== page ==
I was surprised (and somewhat smug) over the recent spate of people who should-know-better being caught by photographers holding sensitive documents in public display.
The reason for my smugness is that on a piece of work I’m doing, amongst other handling rules, I insisted on large A3 envelopes being issued to the project team, and the players in the project were referred to by codenames. All papers were to be carried within and stored behind lock and key, which caused much good-natured bickering within the team.
The documents are held electronically, behind dual-skinned firewalls, stored on laptops with full hard disk encryption, and subject to a robust patching and AV routine. It would take considerable effort to get at them.
However, there would be people in the building that would be very interested in seeing even just the front page. It was nothing particularly sensitive, just a key point in a commercial process.
It’s nice to be able to pin back why we preach good security against real-life examples, but we’re not all top police officers carrying documents of national security. Is the lesson still relevant?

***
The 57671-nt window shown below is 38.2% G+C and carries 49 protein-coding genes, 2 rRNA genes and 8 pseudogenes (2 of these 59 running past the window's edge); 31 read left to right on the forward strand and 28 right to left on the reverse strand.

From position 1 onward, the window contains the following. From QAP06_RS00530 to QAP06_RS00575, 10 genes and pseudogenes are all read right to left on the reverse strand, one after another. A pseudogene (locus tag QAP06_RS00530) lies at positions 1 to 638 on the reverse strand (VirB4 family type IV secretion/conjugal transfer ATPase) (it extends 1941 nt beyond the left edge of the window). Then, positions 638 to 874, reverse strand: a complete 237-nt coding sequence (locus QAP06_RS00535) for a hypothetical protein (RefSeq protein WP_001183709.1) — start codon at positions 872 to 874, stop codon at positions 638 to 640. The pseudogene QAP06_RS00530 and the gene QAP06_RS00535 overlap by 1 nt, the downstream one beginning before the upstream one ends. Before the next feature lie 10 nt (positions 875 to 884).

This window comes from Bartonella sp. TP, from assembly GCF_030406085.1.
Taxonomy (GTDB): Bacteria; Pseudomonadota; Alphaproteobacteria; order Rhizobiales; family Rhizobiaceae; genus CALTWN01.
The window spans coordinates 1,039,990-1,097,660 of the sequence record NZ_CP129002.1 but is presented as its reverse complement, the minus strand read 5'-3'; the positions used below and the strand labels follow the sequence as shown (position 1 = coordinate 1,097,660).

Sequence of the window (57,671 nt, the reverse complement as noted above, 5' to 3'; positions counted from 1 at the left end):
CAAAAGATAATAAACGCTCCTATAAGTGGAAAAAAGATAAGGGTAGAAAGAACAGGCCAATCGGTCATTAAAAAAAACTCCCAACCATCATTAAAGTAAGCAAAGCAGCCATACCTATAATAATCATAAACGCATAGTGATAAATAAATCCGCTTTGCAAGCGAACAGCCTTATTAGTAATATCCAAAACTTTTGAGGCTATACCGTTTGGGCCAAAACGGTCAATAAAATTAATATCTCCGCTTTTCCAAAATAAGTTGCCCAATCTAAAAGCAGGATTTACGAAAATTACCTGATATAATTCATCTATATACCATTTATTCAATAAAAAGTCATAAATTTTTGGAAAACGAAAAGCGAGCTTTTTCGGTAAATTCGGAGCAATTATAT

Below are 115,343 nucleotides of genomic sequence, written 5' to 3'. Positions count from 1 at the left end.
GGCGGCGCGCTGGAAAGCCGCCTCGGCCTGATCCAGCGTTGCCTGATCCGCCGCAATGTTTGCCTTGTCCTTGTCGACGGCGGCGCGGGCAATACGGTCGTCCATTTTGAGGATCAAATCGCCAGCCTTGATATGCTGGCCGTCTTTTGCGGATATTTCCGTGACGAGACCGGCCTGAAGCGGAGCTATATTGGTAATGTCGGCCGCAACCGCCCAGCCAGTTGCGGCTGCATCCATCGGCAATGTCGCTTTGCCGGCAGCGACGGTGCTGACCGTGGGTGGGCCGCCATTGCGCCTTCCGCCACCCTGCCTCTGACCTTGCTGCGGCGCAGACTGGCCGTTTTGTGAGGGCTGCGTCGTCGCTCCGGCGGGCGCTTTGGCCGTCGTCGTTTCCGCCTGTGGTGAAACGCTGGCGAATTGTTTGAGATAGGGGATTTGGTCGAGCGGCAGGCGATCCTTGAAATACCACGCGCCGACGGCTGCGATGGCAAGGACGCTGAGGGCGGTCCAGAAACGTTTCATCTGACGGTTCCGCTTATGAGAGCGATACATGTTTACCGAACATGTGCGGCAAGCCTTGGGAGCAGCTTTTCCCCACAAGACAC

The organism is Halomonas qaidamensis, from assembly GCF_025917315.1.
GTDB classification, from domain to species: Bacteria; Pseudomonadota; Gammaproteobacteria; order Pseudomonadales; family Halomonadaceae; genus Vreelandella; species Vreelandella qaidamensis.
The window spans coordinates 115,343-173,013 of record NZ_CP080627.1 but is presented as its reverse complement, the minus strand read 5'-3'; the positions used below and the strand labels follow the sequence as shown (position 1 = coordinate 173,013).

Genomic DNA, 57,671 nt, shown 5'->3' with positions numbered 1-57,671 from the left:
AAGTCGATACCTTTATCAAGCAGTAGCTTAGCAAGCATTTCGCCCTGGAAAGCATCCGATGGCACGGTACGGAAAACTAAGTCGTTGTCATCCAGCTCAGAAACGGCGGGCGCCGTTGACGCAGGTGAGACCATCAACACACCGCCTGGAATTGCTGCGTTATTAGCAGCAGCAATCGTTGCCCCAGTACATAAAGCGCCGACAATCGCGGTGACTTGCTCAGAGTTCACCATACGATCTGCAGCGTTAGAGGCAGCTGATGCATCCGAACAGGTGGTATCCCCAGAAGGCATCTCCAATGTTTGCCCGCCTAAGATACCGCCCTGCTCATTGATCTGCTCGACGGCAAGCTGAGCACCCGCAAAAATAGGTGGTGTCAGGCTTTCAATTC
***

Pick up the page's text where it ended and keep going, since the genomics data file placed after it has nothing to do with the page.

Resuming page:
I frequently take a train between Ipswich and London, there’s usually a high number of employees of a certain telco with me, beavering away on their laptops and mobiles. I’ve heard the status of bids, seen designs for customers networks and generally gained information that I would never have the technical skills to “hack”.
Security does not stop at the firewall. Much in the same way that people now break into houses to steal car keys because it’s too difficult to hotwire a car, if you are confident your IT infrastructure is secure you must think wider.